He divided those distractions in the Politics of Distraction into the following areas:
- Distraction 1: Appease the parents
- Distraction 2: Fix the infrastructure
- Distraction 3: Fix the students
- Distraction 4: Fix the schools
- Distraction 5: Fix the teachers
For example, one way to appease the parents is through reducing class size. Class size is one of those topics that come up often in education debates. Districts, states and ministries of education spend a great deal of money to reduce it, but it doesn’t have as high of an effect size as it could. This is where educators and smaller class size advocates get angry. Hattie has never said that teachers should have 35 students in their room. Additionally, Hattie isn’t saying that, considering the research, class size does not matter yet.
Because according to the research very often teachers who have reduced class sizes from the year previous do not teach differently, which means the class size had a small effect on learning. If reduced class sizes are going to work, teachers need to incorporate different types of instruction, effective feedback and other influences that have a positive effect on student learning.
Another area of concern is the difference between schools. Debates about school choice, charters and private schools are often very heated and never-ending. Hattie writes,
To date, too much discussion is focused on between-school differences when the greatest issue is the differences within schools. The variance between schools, based on the 2009 PISA results for reading across all OECD countries, is 36 per cent, and variance within schools is 64 per cent. For Australia, it is 18 and 72 per cent; Canada, 20 and 80 per cent; Finland, 8 and 92 per cent; New Zealand, 16 and 84 per cent; the UK, 24 and 76 per cent; Sweden, 9 and 91 per cent; and the USA, 30 and 70 per cent.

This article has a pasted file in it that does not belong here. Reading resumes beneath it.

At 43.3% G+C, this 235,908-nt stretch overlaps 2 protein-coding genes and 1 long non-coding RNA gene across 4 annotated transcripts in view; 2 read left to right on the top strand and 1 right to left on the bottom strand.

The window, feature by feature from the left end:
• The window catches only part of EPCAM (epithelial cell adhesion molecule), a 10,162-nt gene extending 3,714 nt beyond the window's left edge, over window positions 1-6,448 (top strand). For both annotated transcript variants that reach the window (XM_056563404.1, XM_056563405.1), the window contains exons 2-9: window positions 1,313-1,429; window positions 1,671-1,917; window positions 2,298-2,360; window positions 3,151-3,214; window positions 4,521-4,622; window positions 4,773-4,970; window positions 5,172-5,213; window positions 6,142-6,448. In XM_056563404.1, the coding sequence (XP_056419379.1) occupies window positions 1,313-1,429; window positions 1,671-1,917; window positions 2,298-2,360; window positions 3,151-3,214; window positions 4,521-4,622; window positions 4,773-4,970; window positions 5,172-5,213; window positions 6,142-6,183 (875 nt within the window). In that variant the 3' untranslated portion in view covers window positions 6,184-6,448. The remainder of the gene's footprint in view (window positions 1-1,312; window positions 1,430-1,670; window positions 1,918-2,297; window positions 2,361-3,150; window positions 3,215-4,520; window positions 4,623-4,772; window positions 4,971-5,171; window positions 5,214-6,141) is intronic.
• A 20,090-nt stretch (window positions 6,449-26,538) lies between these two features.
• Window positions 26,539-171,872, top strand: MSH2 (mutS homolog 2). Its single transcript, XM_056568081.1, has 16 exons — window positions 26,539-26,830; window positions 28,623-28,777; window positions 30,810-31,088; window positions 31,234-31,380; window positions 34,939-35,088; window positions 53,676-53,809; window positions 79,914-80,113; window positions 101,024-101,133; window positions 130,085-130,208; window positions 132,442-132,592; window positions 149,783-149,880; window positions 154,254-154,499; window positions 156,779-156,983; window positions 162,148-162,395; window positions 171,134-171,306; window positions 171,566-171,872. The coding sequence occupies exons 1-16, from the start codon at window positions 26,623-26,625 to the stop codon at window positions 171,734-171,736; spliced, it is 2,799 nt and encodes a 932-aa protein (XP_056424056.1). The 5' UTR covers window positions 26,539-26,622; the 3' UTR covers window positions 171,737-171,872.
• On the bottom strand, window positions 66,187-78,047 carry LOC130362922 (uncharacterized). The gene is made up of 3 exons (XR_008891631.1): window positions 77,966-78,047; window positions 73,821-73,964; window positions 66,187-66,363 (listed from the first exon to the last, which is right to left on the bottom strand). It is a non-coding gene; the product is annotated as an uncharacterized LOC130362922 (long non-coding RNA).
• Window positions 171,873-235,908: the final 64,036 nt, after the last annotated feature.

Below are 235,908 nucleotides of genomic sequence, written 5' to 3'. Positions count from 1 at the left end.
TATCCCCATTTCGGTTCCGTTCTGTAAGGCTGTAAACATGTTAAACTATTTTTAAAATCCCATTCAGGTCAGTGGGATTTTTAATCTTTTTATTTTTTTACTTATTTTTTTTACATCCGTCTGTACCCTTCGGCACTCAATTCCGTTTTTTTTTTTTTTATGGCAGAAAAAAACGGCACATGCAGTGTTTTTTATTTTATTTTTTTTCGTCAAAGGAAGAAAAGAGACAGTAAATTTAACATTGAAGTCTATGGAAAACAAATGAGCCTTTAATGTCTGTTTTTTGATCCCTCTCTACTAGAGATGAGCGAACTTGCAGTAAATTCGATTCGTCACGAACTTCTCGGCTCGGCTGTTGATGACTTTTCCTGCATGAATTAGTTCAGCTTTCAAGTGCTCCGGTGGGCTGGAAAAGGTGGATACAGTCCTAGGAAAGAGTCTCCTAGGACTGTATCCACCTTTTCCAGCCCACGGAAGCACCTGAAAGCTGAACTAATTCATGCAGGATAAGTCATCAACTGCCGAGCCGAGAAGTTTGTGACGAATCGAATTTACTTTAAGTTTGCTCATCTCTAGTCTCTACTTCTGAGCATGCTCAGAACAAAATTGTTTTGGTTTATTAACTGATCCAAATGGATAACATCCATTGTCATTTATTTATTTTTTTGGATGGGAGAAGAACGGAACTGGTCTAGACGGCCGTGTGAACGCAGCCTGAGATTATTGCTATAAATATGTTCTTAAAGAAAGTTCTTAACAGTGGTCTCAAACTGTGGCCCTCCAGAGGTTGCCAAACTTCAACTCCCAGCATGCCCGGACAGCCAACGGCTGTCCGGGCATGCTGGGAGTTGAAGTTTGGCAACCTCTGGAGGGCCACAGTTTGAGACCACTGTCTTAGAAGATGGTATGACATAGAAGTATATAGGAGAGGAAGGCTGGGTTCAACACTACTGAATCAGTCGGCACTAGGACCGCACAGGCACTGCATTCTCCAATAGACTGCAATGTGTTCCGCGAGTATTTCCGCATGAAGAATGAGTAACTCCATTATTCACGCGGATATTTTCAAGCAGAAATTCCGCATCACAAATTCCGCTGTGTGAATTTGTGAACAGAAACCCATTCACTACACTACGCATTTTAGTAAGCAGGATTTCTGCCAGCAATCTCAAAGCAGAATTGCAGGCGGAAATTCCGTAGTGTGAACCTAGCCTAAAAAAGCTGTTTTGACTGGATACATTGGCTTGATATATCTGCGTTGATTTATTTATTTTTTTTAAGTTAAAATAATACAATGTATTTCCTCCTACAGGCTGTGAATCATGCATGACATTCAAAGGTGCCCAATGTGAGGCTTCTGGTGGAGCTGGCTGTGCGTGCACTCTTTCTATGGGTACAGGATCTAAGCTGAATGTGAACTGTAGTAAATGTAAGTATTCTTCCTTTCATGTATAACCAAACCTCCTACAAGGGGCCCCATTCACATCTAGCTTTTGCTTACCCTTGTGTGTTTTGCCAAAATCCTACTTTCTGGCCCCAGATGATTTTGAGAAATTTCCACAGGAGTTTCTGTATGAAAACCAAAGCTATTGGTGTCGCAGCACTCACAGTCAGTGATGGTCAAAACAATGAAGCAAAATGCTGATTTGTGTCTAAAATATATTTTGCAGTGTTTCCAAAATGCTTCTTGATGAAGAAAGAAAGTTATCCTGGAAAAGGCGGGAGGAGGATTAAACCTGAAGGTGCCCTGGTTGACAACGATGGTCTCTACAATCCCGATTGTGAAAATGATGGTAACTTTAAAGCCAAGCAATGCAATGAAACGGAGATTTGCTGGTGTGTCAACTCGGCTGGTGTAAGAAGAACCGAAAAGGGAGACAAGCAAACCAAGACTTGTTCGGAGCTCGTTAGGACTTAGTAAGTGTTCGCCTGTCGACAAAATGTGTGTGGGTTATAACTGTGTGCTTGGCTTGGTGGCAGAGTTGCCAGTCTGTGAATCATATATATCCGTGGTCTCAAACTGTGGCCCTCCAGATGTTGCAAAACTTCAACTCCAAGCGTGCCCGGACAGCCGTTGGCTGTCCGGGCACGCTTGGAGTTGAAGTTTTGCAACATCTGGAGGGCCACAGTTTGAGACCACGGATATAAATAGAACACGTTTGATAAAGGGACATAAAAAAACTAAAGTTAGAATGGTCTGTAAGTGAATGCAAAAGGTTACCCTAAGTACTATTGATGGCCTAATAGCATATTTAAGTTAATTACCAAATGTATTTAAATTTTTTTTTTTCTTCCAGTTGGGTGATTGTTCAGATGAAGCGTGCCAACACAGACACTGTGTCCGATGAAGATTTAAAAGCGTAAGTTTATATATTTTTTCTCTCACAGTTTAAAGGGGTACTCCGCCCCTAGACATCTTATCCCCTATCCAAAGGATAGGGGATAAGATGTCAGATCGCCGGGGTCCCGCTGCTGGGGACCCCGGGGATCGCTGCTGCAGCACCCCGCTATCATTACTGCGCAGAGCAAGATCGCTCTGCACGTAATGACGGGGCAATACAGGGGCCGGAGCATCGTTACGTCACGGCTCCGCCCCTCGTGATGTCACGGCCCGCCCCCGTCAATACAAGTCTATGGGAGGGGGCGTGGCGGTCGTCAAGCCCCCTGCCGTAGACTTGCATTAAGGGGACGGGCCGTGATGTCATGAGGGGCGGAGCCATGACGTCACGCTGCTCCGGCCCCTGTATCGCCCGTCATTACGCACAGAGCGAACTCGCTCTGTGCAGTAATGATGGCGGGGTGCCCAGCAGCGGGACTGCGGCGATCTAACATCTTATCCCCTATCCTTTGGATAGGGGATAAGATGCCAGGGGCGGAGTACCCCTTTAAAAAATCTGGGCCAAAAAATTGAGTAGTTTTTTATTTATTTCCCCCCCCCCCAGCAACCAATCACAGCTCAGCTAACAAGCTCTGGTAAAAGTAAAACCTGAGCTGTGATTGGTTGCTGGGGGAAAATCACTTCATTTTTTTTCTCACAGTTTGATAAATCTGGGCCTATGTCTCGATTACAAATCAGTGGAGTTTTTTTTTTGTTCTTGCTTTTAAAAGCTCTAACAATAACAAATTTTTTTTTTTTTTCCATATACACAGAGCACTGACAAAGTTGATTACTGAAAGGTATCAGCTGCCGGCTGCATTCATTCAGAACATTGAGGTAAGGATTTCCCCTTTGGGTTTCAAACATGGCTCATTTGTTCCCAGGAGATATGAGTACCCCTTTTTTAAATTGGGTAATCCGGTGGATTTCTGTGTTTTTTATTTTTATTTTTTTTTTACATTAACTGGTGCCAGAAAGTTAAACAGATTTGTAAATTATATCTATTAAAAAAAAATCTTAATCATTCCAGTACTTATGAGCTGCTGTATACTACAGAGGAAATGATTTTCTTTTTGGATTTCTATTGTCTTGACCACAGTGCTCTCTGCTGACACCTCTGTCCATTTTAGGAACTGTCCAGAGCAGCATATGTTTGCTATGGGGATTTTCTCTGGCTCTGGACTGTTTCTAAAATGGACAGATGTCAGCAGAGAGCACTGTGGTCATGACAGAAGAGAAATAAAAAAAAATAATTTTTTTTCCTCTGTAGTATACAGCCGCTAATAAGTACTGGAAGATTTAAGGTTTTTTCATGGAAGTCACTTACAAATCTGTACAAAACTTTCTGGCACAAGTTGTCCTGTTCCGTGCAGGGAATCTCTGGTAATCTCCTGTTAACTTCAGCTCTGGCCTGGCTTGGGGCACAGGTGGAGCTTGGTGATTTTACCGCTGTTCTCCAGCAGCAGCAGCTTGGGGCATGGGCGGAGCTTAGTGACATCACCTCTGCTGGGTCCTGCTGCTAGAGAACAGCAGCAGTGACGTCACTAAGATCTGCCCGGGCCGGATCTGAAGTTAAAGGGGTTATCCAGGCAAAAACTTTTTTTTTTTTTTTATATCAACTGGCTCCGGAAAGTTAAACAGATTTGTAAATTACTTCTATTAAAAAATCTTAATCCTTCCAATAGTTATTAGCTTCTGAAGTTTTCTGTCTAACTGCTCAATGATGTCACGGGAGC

Hattie goes on to write,
There are many causes of this variance within schools, but one of the more important (and one that we have some influence to reduce) is the variability in the effectiveness of teachers. This does not mean that all teachers are bad; it means that there is much variability among teachers in the effect that they have on student learning. Nearly all teachers, school leaders, students and parents know about this variability - although it is too often absent in discussions about policy, teaching and schools. Such discussion means asking some very hard questions; hence, the politics of distraction are often invoked to avoid asking them.
In the End
There are some obvious things that readers of the Politics of Distraction need to get passed as they read. One is that it is published by Pearson. In the US, especially states like New York, Pearson is not seen as a friend of education. They are seen as a friend of standardized testing. Try to focus more on the content and less on the publisher.
Lastly, read it with an open mind and a reflective spirit. Many people seem to approach some of Hattie’s research with a very visceral reaction. Many times John is not saying things are not working, but he is saying things are not working as well as they could.
The paper is over 40 pages long but touches deeply on all of those topics that we focus on in education. Hattie’s hope is that we can look at them and learn from them, but not keep getting distracted by them.
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(This post has been updated to further clarify my association with John Hattie.)
The opinions expressed in Peter DeWitt’s Finding Common Ground are strictly those of the author(s) and do not reflect the opinions or endorsement of Editorial Projects in Education, or any of its publications.